The Daily Mail On-line reports about the benefits of educating our children - outdoors

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Here at Alder Bridge Steiner-Waldorf School, much of our curriculum has an outdoor aspect - see more by reading our website here
Playing outside and going on sightseeing trips can boost the chances of children suceeding in the classroom, a new report revealed yesterday.
Children who spend more time in less structured activities, from playing outside to reading books and visiting the zoo,  are better able to set their own goals and take actions to meet those goals without prodding from adults, according to the University of Colorado at Boulder, study.
It also found that children who participate in more structured activities, including soccer practice, piano lessons and homework, had poorer 'self-directed executive function,' a measure of the ability to set and reach goals independently.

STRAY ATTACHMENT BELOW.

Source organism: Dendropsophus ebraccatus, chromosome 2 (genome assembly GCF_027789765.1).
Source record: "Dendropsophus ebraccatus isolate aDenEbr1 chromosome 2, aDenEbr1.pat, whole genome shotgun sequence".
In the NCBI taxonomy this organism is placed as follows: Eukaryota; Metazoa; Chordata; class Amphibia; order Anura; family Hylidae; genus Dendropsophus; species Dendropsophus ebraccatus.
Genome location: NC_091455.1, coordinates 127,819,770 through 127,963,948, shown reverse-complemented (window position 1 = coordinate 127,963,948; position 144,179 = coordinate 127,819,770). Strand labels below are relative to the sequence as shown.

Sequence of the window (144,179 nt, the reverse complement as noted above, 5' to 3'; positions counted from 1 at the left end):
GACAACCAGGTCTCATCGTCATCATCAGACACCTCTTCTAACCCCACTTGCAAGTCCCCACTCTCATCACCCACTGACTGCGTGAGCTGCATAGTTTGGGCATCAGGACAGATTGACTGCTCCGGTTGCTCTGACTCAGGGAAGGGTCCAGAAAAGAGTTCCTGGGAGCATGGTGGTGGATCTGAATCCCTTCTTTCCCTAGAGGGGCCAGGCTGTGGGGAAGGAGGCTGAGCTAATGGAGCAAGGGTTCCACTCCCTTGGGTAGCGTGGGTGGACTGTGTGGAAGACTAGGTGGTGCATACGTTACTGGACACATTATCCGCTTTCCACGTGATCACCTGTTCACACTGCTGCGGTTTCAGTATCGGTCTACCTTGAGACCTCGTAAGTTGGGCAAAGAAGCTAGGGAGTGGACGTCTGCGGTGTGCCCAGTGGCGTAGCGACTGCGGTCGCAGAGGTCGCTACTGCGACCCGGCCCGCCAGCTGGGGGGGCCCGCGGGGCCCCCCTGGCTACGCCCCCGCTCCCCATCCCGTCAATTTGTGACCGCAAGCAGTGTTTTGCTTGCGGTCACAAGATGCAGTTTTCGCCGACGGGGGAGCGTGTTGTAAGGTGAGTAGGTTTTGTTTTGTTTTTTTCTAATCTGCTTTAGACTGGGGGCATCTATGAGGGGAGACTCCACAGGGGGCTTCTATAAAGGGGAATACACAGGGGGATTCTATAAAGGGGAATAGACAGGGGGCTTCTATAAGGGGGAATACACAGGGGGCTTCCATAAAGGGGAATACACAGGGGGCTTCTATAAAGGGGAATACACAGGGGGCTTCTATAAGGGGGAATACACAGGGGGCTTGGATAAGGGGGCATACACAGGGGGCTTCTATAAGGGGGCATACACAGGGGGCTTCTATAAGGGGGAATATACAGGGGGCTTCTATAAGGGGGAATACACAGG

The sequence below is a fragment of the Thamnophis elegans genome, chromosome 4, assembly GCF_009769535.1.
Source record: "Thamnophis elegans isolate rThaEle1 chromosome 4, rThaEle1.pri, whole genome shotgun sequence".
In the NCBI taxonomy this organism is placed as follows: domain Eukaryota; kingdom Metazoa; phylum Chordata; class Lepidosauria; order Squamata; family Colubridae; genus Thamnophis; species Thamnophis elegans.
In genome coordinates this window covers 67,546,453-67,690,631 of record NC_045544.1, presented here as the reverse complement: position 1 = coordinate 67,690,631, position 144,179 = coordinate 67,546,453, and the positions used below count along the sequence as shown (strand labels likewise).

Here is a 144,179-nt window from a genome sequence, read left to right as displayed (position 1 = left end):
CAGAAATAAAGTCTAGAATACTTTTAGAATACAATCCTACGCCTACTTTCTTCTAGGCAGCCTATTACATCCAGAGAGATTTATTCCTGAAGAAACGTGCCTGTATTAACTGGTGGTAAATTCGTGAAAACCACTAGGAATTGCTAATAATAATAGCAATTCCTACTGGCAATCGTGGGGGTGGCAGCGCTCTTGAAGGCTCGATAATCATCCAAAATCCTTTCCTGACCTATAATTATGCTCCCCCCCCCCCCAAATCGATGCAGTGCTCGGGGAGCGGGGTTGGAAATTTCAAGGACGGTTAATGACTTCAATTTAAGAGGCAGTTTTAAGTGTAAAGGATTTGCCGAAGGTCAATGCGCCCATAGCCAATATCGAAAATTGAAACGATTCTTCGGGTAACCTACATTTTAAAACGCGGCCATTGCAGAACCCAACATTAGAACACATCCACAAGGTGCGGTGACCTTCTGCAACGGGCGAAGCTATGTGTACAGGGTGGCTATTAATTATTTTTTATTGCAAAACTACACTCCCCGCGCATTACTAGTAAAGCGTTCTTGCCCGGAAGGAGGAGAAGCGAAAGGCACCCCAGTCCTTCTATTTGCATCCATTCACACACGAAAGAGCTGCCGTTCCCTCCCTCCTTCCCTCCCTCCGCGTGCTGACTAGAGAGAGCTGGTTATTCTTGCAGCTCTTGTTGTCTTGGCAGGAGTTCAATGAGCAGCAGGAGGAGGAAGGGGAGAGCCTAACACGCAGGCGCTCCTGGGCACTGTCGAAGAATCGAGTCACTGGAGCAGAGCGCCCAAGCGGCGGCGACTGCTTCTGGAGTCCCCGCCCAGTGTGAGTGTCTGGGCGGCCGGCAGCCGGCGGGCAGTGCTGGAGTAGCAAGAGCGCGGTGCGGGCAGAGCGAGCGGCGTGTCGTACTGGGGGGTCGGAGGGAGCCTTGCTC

Children who spend more time doing less structured activities will be more successful in the classroom as they will be better at setting their own goals, switching between activities and controlling their mood.

Psychology and neuroscience Professor Yuko Munakata said: 'Executive function is extremely important for children.
'It helps them in all kinds of ways throughout their daily lives, from flexibly switching between different activities rather than getting stuck on one thing, to stopping themselves from yelling when angry, to delaying gratification. Executive function during childhood also predicts important outcomes, like academic performance, health, wealth and criminality, years and even decades later.'


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